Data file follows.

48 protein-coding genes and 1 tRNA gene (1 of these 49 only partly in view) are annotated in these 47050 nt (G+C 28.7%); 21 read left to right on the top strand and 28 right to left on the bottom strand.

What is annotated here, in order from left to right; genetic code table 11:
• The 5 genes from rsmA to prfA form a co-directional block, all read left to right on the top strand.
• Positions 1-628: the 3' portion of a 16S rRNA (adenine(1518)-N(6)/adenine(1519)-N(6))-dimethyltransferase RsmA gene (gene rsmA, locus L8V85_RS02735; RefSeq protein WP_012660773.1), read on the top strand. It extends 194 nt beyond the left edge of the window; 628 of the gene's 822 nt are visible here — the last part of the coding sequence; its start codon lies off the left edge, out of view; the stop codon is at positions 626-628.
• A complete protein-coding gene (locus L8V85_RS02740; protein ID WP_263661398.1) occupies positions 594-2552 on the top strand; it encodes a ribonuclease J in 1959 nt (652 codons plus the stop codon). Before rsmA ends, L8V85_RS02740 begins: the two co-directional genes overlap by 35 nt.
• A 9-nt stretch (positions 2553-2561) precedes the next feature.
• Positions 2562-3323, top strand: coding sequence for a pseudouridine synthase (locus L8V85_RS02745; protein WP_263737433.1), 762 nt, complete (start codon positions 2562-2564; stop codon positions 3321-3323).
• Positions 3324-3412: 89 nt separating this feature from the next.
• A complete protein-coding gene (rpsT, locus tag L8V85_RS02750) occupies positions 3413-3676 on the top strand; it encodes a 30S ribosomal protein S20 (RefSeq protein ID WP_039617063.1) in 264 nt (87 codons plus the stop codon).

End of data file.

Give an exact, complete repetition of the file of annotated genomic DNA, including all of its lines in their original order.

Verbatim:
48 protein-coding genes and 1 tRNA gene (1 of these 49 only partly in view) are annotated in these 47050 nt (G+C 28.7%); 21 read left to right on the top strand and 28 right to left on the bottom strand.

What is annotated here, in order from left to right; genetic code table 11:
• The 5 genes from rsmA to prfA form a co-directional block, all read left to right on the top strand.
• Positions 1-628: the 3' portion of a 16S rRNA (adenine(1518)-N(6)/adenine(1519)-N(6))-dimethyltransferase RsmA gene (gene rsmA, locus L8V85_RS02735; RefSeq protein WP_012660773.1), read on the top strand. It extends 194 nt beyond the left edge of the window; 628 of the gene's 822 nt are visible here — the last part of the coding sequence; its start codon lies off the left edge, out of view; the stop codon is at positions 626-628.
• A complete protein-coding gene (locus L8V85_RS02740; protein ID WP_263661398.1) occupies positions 594-2552 on the top strand; it encodes a ribonuclease J in 1959 nt (652 codons plus the stop codon). Before rsmA ends, L8V85_RS02740 begins: the two co-directional genes overlap by 35 nt.
• A 9-nt stretch (positions 2553-2561) precedes the next feature.
• Positions 2562-3323, top strand: coding sequence for a pseudouridine synthase (locus L8V85_RS02745; protein WP_263737433.1), 762 nt, complete (start codon positions 2562-2564; stop codon positions 3321-3323).
• Positions 3324-3412: 89 nt separating this feature from the next.
• A complete protein-coding gene (rpsT, locus tag L8V85_RS02750) occupies positions 3413-3676 on the top strand; it encodes a 30S ribosomal protein S20 (RefSeq protein ID WP_039617063.1) in 264 nt (87 codons plus the stop codon).